Australian researchers performed microbial recovery studies on Cord Blood Units (CBUs) by screening contaminated units after thaw, and also by performing spiking studies on fresh CBUs evaluating recovery both before freeze and again after thaw. These results were reported in the J. of Transfusion March 2014.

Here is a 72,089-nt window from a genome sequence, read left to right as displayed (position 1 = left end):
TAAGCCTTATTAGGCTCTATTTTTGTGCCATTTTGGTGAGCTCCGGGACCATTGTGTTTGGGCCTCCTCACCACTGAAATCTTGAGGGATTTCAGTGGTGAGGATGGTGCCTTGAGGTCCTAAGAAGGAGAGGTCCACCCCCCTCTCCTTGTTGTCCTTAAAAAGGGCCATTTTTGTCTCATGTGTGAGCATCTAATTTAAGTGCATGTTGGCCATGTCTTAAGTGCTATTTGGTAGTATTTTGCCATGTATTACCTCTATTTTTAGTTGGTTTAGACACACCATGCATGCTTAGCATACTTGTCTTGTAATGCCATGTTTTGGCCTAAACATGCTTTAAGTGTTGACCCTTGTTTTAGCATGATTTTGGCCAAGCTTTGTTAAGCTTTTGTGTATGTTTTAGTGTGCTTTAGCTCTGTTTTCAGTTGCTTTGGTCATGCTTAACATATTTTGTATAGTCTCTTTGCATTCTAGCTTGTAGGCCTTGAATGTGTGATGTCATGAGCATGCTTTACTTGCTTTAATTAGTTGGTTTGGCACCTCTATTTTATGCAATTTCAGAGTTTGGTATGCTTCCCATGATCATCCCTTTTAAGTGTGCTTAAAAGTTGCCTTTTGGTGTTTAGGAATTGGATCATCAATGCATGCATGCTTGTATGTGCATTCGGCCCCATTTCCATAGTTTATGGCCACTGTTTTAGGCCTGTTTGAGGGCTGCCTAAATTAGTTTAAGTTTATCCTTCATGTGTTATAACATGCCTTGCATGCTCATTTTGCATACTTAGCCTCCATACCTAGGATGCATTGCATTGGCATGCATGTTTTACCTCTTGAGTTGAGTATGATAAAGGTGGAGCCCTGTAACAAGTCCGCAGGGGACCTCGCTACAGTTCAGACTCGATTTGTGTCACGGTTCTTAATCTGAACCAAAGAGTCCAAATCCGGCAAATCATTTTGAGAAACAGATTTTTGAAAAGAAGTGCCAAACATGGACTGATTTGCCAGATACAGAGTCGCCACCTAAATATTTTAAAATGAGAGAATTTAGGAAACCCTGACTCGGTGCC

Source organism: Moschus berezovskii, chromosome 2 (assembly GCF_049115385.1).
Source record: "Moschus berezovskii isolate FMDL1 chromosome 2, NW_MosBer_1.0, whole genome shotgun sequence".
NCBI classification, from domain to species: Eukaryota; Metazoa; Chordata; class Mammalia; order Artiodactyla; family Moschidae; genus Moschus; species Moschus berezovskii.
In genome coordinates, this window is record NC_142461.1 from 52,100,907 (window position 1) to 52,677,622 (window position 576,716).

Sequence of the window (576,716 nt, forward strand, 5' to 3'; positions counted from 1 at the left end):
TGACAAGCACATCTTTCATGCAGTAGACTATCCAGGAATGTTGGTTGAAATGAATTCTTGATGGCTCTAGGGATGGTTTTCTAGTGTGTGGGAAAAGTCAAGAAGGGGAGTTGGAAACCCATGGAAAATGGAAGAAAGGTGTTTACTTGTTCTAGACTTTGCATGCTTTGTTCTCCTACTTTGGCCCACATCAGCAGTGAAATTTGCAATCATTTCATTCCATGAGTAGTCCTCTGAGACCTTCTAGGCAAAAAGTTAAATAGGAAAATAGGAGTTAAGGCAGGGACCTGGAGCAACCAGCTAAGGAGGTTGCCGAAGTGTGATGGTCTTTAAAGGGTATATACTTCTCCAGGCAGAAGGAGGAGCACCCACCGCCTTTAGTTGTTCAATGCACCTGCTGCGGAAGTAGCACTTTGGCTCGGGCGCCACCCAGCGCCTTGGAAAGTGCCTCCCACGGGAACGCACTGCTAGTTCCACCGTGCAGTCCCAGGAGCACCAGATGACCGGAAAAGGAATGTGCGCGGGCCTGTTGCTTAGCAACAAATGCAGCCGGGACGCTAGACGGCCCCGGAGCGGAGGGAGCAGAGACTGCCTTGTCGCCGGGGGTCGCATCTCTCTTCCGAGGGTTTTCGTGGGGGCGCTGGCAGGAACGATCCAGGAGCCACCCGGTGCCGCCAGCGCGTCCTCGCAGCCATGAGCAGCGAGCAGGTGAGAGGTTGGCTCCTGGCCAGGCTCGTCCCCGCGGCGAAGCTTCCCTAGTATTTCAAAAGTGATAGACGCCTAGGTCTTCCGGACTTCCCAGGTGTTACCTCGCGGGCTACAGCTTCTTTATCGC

The study demonstrated that a majority of contaminating organisms isolated in pre-freeze samples of CB can survive cryopreservation process, frozen storage and thawing. One of the more interesting conclusions reported from the spiking studies was the apparent higher recovery rates of certain organisms after thaw as opposed to fresh. This lead to the conclusion that CBUs reported as microbial free could possibly contain contamination which could result in transplantation of contaminated CB and be potentially deleterious to a patient.